Saturday, June 11, 2011
Guest post by Joseph Vasicek
I think it goes a lot deeper than that, though. You don't have to include explicitly Mormon themes to have a unique perspective; if you're living close enough to your beliefs, I believe it will come out naturally. I see this in works by such authors as Dan Wells, Dave Wolverton, Orson Scott Card, Stephanie Meyer, and Brandon Sanderson; even though their fiction might not refer to explicitly Mormon concepts or ideas, their spiritual sensibilities certainly inform how they address universal issues such as the problem of evil, the meaning of free agency, the importance of love and the power of redemption.
Science fiction in particular is one of the best genres for addressing issues related to faith. Even more than mainstream fiction, sf probes for meaning and depth, exploring new worlds of possibility while at the same time relating everything back to the human condition and our place in this boundless universe. Because of this, it's no wonder that so many works of science fiction refer to religious ideas or include religiously motivated characters--sometimes to promote an anti-religious bias or agenda, but more often than not to provide an extra layer of depth and meaning.
I wrote an article on the origins of the science fiction and fantasy community at BYU last year for Mormon Artist magazine, in which I was fortunate enough to interview several influential Mormon writers. From that experience, I realized that there's an urgent need for more LDS voices in sf&f--that we have so much of value to offer the community.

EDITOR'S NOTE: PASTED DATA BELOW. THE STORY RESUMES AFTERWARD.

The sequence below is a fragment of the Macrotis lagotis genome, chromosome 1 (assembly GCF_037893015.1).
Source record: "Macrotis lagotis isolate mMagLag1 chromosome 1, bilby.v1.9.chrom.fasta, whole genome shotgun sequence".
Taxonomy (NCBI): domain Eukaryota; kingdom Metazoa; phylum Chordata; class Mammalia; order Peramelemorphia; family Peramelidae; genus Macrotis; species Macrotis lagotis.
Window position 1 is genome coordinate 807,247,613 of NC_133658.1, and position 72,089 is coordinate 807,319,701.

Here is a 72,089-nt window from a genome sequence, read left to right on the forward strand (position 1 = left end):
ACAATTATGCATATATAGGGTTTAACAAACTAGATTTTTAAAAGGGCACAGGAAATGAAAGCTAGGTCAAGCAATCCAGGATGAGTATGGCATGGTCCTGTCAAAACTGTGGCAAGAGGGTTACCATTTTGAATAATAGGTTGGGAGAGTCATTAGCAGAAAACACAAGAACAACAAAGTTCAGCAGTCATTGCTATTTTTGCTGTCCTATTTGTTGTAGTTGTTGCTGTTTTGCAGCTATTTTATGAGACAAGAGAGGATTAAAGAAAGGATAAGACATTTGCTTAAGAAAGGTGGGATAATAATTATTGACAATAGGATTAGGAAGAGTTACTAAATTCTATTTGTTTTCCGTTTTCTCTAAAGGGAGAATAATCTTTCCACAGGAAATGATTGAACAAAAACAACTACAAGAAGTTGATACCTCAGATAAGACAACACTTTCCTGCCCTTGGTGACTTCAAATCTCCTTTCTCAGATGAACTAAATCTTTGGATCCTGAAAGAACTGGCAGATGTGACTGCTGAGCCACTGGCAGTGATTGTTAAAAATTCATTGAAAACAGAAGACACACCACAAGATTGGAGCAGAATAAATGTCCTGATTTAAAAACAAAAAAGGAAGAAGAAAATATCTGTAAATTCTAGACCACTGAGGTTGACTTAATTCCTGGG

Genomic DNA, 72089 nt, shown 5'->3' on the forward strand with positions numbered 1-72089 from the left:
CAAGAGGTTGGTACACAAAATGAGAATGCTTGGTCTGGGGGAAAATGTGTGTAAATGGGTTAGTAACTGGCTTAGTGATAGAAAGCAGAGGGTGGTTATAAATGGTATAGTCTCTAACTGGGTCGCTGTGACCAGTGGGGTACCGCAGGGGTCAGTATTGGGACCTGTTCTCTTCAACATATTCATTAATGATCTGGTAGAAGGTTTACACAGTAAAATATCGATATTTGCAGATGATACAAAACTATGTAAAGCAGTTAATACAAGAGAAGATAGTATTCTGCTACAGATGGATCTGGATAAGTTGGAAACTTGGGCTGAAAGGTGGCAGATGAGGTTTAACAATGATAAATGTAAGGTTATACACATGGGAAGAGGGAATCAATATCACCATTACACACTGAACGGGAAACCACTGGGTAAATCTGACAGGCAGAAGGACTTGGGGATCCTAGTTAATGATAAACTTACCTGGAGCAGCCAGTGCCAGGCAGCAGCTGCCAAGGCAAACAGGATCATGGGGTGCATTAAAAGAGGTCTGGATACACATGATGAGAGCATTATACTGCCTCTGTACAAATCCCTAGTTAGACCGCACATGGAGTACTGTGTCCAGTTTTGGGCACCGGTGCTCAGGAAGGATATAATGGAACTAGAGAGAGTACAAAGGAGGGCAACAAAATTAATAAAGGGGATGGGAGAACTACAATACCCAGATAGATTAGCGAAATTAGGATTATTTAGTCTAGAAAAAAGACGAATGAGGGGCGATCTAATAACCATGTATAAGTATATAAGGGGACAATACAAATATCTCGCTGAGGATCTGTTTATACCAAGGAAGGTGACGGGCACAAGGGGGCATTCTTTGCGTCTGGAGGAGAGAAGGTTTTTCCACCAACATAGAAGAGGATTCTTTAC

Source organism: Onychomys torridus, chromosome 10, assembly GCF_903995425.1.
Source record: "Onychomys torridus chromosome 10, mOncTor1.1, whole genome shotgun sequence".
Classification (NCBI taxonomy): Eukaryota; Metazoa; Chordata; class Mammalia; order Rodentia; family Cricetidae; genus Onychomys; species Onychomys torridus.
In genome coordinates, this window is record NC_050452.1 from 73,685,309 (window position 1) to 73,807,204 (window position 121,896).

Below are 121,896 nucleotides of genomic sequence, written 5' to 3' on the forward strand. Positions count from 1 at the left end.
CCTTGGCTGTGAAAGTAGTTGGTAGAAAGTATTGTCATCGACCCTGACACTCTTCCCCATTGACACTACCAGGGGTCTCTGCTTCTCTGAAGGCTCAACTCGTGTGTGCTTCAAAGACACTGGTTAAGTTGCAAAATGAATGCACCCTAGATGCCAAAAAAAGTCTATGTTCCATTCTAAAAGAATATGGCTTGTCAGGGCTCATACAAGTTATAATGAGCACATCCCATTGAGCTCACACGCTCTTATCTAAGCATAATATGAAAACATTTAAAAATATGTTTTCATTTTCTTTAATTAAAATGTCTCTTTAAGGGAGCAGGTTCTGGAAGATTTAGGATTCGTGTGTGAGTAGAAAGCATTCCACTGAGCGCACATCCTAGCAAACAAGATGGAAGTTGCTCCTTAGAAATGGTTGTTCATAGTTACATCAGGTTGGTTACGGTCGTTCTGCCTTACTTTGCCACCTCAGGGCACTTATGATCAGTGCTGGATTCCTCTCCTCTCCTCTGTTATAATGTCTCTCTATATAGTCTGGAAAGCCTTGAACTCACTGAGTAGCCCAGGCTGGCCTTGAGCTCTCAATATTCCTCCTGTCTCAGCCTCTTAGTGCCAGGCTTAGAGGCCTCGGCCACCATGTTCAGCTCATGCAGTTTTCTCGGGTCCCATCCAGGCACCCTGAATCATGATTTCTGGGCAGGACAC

Certainly, we shouldn't be preachy or overzealous about it, since all that does is drive people away. But the more we write, and the more we write honestly, the more we enrich the genre and thus enrich other people's lives.
When I wrote Genesis Earth, I didn't set out to write about faith or sprituality. I did want to write about the human condition; to question whether we're all just automatons moving about in a predictable universe, or whether we're infinitely creative free agents in a universe of boundless wonders.
No matter what you believe, I think it's important to write honestly, especially when writing science fiction. If you do, your beliefs and values will inevitably come out in your voice, often in ways you would least expect. That's the way to be unique, and the best way to "let your light so shine."